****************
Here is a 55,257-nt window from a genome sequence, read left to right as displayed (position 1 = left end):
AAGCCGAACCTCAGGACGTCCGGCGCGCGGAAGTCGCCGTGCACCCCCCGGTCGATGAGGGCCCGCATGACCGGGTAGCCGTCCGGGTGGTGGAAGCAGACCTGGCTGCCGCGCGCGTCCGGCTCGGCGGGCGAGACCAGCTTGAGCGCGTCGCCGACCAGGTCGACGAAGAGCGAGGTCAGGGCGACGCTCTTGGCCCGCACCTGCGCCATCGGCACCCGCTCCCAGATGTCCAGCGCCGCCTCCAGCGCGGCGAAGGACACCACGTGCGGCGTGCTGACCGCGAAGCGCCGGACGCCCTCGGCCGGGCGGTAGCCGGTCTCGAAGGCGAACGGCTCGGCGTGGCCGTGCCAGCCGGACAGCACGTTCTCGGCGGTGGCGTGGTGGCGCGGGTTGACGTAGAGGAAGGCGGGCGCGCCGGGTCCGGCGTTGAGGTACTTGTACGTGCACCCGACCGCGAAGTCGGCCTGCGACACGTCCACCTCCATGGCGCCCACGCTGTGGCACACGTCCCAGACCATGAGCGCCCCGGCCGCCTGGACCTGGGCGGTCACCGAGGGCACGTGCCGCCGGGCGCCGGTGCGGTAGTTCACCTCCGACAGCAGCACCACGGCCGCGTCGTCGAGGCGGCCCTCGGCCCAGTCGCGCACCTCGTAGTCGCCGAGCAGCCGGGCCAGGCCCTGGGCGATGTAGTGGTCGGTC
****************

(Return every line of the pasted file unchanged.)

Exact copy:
Here is a 55,257-nt window from a genome sequence, read left to right as displayed (position 1 = left end):
AAGCCGAACCTCAGGACGTCCGGCGCGCGGAAGTCGCCGTGCACCCCCCGGTCGATGAGGGCCCGCATGACCGGGTAGCCGTCCGGGTGGTGGAAGCAGACCTGGCTGCCGCGCGCGTCCGGCTCGGCGGGCGAGACCAGCTTGAGCGCGTCGCCGACCAGGTCGACGAAGAGCGAGGTCAGGGCGACGCTCTTGGCCCGCACCTGCGCCATCGGCACCCGCTCCCAGATGTCCAGCGCCGCCTCCAGCGCGGCGAAGGACACCACGTGCGGCGTGCTGACCGCGAAGCGCCGGACGCCCTCGGCCGGGCGGTAGCCGGTCTCGAAGGCGAACGGCTCGGCGTGGCCGTGCCAGCCGGACAGCACGTTCTCGGCGGTGGCGTGGTGGCGCGGGTTGACGTAGAGGAAGGCGGGCGCGCCGGGTCCGGCGTTGAGGTACTTGTACGTGCACCCGACCGCGAAGTCGGCCTGCGACACGTCCACCTCCATGGCGCCCACGCTGTGGCACACGTCCCAGACCATGAGCGCCCCGGCCGCCTGGACCTGGGCGGTCACCGAGGGCACGTGCCGCCGGGCGCCGGTGCGGTAGTTCACCTCCGACAGCAGCACCACGGCCGCGTCGTCGAGGCGGCCCTCGGCCCAGTCGCGCACCTCGTAGTCGCCGAGCAGCCGGGCCAGGCCCTGGGCGATGTAGTGGTCGGTC